Plants of the Week: December 17

Plants of the Week: December 17

Cupressus nootkatensis ‘Pendula’

My sources are generally disparate and inconclusive when it comes to a reliable taxonomic designation for the Alaska-cedar. The North American west coast native conifer sometimes called Xanthocyparis nootkatensis and at other times referred to as Callitropsis nootkatensis is at least reliably placed in the true cypress family, Cupressaceae, as is evident by its scale-like leaves and shield-shaped umbo formations on their round cones. The final say in this dispute however, for my purposes, is granted to the American Conifer Society who label it as Cupressus nootkatensis. Sources seem to indicate the first wild specimen was discovered and identified in Nootka sound on Vancouver Island, hence the species name. The cultivar is an upright weeping form that, though erect, bears a weary look as the smaller branchlets hang limp. Specimens can be found on Willets Bank near the Wister Center. photo credit: J. Bickel

Viburnum nudum ‘Winterthur’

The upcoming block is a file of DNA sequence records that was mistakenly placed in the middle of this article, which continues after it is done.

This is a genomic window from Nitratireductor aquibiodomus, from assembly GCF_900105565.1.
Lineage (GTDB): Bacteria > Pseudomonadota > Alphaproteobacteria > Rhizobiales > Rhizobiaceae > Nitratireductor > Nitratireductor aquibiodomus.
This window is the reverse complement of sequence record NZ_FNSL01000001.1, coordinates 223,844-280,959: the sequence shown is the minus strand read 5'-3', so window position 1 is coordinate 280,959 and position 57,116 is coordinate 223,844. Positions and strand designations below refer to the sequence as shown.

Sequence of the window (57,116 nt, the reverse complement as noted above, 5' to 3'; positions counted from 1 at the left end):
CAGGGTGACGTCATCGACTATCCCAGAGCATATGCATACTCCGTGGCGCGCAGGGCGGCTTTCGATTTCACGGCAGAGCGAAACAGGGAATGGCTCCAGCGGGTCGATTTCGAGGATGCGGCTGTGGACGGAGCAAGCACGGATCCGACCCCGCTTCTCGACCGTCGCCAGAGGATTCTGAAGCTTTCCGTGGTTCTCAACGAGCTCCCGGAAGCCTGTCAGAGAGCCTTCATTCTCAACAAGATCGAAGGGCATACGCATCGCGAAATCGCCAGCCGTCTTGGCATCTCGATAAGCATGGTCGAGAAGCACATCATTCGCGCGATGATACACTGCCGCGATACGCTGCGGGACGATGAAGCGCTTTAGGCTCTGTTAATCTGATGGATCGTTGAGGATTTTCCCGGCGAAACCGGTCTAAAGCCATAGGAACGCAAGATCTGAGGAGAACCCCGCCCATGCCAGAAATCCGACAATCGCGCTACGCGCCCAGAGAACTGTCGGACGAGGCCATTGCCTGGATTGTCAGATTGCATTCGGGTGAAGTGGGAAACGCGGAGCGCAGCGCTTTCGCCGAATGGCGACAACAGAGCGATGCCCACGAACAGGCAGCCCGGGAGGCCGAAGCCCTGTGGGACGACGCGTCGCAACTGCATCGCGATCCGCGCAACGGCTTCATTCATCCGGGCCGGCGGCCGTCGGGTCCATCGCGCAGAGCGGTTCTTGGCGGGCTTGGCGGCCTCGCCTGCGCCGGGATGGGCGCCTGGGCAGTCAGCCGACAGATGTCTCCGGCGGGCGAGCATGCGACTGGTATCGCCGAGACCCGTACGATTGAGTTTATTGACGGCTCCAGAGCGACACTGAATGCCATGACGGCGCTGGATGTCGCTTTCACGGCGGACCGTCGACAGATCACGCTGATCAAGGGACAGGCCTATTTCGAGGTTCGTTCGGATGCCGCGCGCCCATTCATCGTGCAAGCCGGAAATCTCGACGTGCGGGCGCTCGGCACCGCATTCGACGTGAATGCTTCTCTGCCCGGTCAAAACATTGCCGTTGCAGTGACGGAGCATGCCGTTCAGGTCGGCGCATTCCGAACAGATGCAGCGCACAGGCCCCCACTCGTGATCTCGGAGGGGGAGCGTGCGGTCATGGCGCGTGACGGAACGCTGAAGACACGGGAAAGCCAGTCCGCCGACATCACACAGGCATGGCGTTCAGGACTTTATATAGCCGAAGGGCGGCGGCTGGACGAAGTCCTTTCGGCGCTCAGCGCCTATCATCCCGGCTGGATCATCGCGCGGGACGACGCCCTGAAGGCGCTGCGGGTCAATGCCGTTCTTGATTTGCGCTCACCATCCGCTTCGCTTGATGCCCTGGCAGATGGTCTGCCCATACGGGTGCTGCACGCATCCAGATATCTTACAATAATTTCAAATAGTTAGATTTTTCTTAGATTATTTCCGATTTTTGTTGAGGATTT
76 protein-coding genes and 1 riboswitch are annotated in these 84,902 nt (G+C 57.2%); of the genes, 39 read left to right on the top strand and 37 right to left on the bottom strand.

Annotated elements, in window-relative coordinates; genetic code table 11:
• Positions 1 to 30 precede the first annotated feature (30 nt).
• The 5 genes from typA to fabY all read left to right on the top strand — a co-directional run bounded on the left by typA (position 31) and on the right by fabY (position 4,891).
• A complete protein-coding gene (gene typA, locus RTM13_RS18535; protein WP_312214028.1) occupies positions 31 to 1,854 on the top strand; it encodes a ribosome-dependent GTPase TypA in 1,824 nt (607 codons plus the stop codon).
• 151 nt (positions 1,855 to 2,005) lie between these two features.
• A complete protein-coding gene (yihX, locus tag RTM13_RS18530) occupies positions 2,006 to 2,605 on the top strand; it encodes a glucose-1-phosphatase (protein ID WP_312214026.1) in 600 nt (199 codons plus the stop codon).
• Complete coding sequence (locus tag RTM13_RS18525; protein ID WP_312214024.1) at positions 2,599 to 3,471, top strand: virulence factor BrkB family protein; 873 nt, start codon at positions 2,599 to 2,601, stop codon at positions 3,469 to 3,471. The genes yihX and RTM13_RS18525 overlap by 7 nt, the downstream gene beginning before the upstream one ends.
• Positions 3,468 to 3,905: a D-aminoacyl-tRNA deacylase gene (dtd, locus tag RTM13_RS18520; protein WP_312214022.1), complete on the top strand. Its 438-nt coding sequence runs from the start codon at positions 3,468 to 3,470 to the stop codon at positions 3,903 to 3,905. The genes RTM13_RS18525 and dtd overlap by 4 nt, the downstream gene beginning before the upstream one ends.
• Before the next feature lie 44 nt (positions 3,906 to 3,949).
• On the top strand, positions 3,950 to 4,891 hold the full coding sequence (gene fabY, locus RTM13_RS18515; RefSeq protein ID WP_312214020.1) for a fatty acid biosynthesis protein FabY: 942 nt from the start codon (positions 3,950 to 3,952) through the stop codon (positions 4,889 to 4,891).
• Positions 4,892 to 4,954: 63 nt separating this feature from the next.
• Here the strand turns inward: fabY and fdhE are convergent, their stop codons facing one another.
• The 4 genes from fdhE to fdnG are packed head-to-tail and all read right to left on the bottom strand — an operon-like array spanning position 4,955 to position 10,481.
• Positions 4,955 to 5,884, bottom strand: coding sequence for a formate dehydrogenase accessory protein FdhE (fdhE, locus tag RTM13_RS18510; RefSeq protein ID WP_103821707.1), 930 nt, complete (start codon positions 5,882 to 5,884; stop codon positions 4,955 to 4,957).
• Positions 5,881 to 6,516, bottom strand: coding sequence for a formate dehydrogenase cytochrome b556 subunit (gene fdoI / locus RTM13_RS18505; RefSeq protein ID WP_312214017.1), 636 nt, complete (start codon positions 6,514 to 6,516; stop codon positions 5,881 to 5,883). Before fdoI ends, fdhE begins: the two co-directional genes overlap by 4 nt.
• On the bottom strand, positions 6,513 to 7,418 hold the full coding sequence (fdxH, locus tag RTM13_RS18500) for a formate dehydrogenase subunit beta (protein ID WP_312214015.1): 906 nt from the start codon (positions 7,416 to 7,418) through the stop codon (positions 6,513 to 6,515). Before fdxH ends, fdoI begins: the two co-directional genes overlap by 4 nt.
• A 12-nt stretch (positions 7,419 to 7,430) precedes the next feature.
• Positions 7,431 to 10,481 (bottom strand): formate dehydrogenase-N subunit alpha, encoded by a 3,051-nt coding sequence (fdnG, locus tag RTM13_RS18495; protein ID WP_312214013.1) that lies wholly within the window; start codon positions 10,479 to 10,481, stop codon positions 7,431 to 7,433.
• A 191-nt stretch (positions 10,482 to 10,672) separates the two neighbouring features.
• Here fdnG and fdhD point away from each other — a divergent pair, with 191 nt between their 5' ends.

The glaucous-blue pendulous chandeliers of berries of Viburnum nudum, though shriveled, hold their striking color well into the cold season. A few small young specimens, expertly planted, backed by a cream-colored wall highlights the berries of these small shrubs near the Matchbox by contrasting in a very attractive way. The cultivar ‘Winterthur’, named in honor of the grand estate in Delaware, is a slightly compact version of the species. Missouri Botanic Garden’s Plant Finder indicates that the attractive berries are edible, though sour. photo credit: J. Bickel

Ulmus americana

The enormous Ulmus americana by the train tracks on the south side of campus has an amazing crown that is highlighted when the leaf canopy has fallen for the winter. The clear view reveals the wild sharp angles and turns of the branches. Also attractive is the deeply furrowed bark covering and accentuating very long, snake-like roots reminiscent of the great buttress roots of tropical mahogany. The American elm is a species under threat, as many people know, by infection of Dutch elm disease, a fungal disease passed along by bark beetles. Several very old and large specimens that are treated regularly with direct injections still stand on Swarthmore’s campus. photo credit: J. Bickel

John Bickel
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